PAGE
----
a lot. jane: so the u.s. maintains it is still supporting the iraqi military, not actively in a combat role. what more can the u.s. due to resolve this? james: three things. one is realize that as long as its integrity is maintained, as long as this state is existing, there will be more threats like this which are terrible in and of themselves, but also a risk that we will descend into a greater regional confrontation. secondly, the u.s. needs to up its game with more forces on the ground, better rules of engagement, more troops on the front line to actually call in airstrikes and advise the locals, and possibly some ground troops. jane: ambassador, thank you very much indeed for joining me. as the ambassador just mentioned, there has been an explosion in saudi arabia. local media say a suicide bomber detonated a device near one of the holiest spots in islam.
interior minister says for security officers were killed and five wounded. it came on the same day as a suicide bombing outside the shia mosque in an eastern city and another near the u.s. consulate in jeddah. not it clear -- not yet clear who is behind the attack. in bangladesh, police are continuing to question a number of people who survive an attack in the capital on friday, also claimed by islamic state. the country's prime minister has held a ceremony to pay respect for the victims. 20 people were killed, most of them foreigners. this report from dhaka. reporter: a special service for some of the victims killed in friday's deadly attack. the prime minister led the tribute. she was joined by the families of those killed and senior government and military officials. foreign officials and diplomats were present as well. 17 of the victims were from japan, italy, the united states, and india. >> this is the message of the
moment. we have to unite in our efforts. this means also technical cooperation in fighting the terrorists. i mean, closer cooperation between the intelligence services, closer cooperation between the police. reporter: hundreds of ordinary citizens were at the ceremony. it was held in a sports stadium in the capital. this is bangladesh's worst ever terror attack and it is a shock saddened shocked and people there. a police officer who was part of the operation to rescue the hostages recalls how he tried to save one of them. >> i told the official to keep the operation theater ready. then suddenly someone told me the person expired.
i could not save him. he died in front of me. reporter: the police now say they have arrested two people in connection with the attack. one of them is the lone survivor among the gunmen who stormed the seven café. they're are all bangladeshis, described as being well educated, from affluent families. now they're trying to determine how they got radicalized and a they are linked to global islamist groups. let's take a look at other news around the world. the leader of the british party crucial to british voters decision to leave the european union has resigned. leader of the u.k. independence party, said he has done his bit and it was time for him to step down. he said britain needed a leader who would not give in on issues like freedom of movement of people across europe. authorities in italy say they have broken up and international
people struggling network which operated from a perfume shop in rome. eritreans,including ethiopians, and at times were arrested across italy. were arresteds across italy. they found books of names of foreigners who pay for journeys into europe. more than 180 people have been killed in flooding along the yangtze river in china following .orrential rain between 10 and 50 centimeters of rain had fallen in seven provinces and storms stretching 1600 kilometers are sweeping across central and southern china. heavy rain is forecast to continue until wednesday across parts of the south and west of the country. shareholders in the london stock exchange have voted overwhelmingly in favor of a merger with its german rival. the 2 companies insisted the deal should go ahead in spite of the uncertainty created by the british were to leave the european union.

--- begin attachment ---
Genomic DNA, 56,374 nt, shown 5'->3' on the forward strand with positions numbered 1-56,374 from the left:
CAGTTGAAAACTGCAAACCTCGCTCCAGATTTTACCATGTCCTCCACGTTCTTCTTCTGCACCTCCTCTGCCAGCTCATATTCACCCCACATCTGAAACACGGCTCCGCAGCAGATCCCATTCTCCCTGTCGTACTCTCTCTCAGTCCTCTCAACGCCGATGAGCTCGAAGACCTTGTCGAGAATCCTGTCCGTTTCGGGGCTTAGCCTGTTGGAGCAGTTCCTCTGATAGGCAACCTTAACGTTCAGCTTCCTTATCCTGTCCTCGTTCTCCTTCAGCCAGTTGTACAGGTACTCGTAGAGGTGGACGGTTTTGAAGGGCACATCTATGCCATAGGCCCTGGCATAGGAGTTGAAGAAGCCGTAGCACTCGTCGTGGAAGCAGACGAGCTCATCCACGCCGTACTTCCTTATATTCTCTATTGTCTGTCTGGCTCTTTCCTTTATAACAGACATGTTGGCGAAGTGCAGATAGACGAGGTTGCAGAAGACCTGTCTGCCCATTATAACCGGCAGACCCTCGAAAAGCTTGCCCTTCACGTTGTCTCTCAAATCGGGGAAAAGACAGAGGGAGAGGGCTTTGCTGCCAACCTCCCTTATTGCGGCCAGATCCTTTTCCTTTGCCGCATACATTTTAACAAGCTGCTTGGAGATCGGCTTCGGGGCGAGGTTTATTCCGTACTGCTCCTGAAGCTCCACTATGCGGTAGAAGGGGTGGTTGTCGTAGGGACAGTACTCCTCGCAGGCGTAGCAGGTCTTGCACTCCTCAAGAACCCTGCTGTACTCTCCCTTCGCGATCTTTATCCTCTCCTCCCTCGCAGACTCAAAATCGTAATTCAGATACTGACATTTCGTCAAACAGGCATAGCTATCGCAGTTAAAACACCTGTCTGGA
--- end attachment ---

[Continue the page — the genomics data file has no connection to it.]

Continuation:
the move, which shareholders will vote on next week, would create one of the largest exchange companies in the world. it has covered almost 2 billion miles, whizzing through space at 200 times the speed of sound from the five years. spacecraft iso nearly at its destination, the orbit of jupiter. if successful, it will help scientists learn crucial details about the solar system's largest planet and the impact it has on the development of earth. rebecca morelle reports. rebecca: the giant of our solar system. beneath its clouds jupiter is a , world shrouded in mystery, but we are about to see it up close. >> 3-2-1. ignition, and liftoff. rebecca: nasa's juno spacecraft blasted off in 2011. it's been on an epic journey, traveling nearly 3 billion
kilometers. now finally jupiter is in its sights, but it faces its biggest challenge. to be grabbed into orbit, juno needs to slam on its brakes. if the timing is off, the $1 billion mission could be lost. >> the team is feeling a mixture of excitement and anticipation with tension, because we have a really difficult maneuver ahead of us to get into orbit, and if it doesn't go just right, we will fly right past the planet. rebecca: but if it succeeds, it's science will begin. this spacecraft will get closer to jupiter than we have ever been before. it will skirt over the giant red spot a constant storm raging on , the planet, it will search for water and oxygen and peer beneath clouds to look at what lies at the planet's core. it can even shed light on the origins of the solar system. jupiter is thought to have been the first planet to form and
has remained largely unchanged. but studying this colossal world won't be easy. the spacecraft is built like an armored tank and will have to survive everything that jupiter throws at it. >> when juno goes into orbit around jupiter, it will go through a nasty, hazardous region, the radiation belt. they are nasty and could destroy and attack all of the electronics. so we have to be careful. rebecca: it is closing in fast on jupiter. scientists now face a tense wait to see if there mission will succeed. rebecca morelle, bbc news, nasa mission control, president of it -- pasadena. jane: nailbiting stuff deputy funwill bring you in for whether it is successful in the
mission. you are watching "bbc world news america." coming up, celebrating the paintings of georgia o'keeffe. a new exhibition celebrates the landscape she captured so well. just two months after its relaunch, the bbc presenter chris evans has announced he is leaving the "top tier" motoring show. the show'shas given best shot. the new season has just ended with the viewing figures far short of the old format that featured jeremy clarkson. here is our media correspondent. >> welcome to "top gear," with our all new improved audience. reporter: when chris evans replaced jeremy clarkson as the face of "top gear," it was never going to be easy. he had returned to the show into a global success story. chris evans step in